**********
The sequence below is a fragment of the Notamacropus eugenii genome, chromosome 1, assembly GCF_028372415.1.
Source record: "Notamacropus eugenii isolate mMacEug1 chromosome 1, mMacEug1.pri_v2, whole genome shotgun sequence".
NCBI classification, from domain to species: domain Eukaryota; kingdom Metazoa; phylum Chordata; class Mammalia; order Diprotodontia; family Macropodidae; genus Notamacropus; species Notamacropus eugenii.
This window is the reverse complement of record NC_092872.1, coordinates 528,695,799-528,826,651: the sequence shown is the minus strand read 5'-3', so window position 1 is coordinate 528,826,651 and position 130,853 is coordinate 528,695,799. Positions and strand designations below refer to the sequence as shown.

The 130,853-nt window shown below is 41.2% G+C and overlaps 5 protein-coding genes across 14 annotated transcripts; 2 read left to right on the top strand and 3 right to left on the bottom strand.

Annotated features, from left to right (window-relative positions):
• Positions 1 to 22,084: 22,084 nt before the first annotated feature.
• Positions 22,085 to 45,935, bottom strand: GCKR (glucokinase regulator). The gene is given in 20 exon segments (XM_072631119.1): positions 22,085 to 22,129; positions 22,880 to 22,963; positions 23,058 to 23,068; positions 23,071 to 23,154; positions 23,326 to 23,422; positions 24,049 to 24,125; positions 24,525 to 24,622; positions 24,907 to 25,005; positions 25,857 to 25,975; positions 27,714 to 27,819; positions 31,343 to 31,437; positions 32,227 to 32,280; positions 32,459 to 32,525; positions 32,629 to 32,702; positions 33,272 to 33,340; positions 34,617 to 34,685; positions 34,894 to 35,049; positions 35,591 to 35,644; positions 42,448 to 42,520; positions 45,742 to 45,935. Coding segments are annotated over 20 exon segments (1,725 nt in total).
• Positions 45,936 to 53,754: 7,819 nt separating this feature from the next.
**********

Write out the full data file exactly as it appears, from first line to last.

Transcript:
The sequence below is a fragment of the Notamacropus eugenii genome, chromosome 1, assembly GCF_028372415.1.
Source record: "Notamacropus eugenii isolate mMacEug1 chromosome 1, mMacEug1.pri_v2, whole genome shotgun sequence".
NCBI classification, from domain to species: domain Eukaryota; kingdom Metazoa; phylum Chordata; class Mammalia; order Diprotodontia; family Macropodidae; genus Notamacropus; species Notamacropus eugenii.
This window is the reverse complement of record NC_092872.1, coordinates 528,695,799-528,826,651: the sequence shown is the minus strand read 5'-3', so window position 1 is coordinate 528,826,651 and position 130,853 is coordinate 528,695,799. Positions and strand designations below refer to the sequence as shown.

The 130,853-nt window shown below is 41.2% G+C and overlaps 5 protein-coding genes across 14 annotated transcripts; 2 read left to right on the top strand and 3 right to left on the bottom strand.

Annotated features, from left to right (window-relative positions):
• Positions 1 to 22,084: 22,084 nt before the first annotated feature.
• Positions 22,085 to 45,935, bottom strand: GCKR (glucokinase regulator). The gene is given in 20 exon segments (XM_072631119.1): positions 22,085 to 22,129; positions 22,880 to 22,963; positions 23,058 to 23,068; positions 23,071 to 23,154; positions 23,326 to 23,422; positions 24,049 to 24,125; positions 24,525 to 24,622; positions 24,907 to 25,005; positions 25,857 to 25,975; positions 27,714 to 27,819; positions 31,343 to 31,437; positions 32,227 to 32,280; positions 32,459 to 32,525; positions 32,629 to 32,702; positions 33,272 to 33,340; positions 34,617 to 34,685; positions 34,894 to 35,049; positions 35,591 to 35,644; positions 42,448 to 42,520; positions 45,742 to 45,935. Coding segments are annotated over 20 exon segments (1,725 nt in total).
• Positions 45,936 to 53,754: 7,819 nt separating this feature from the next.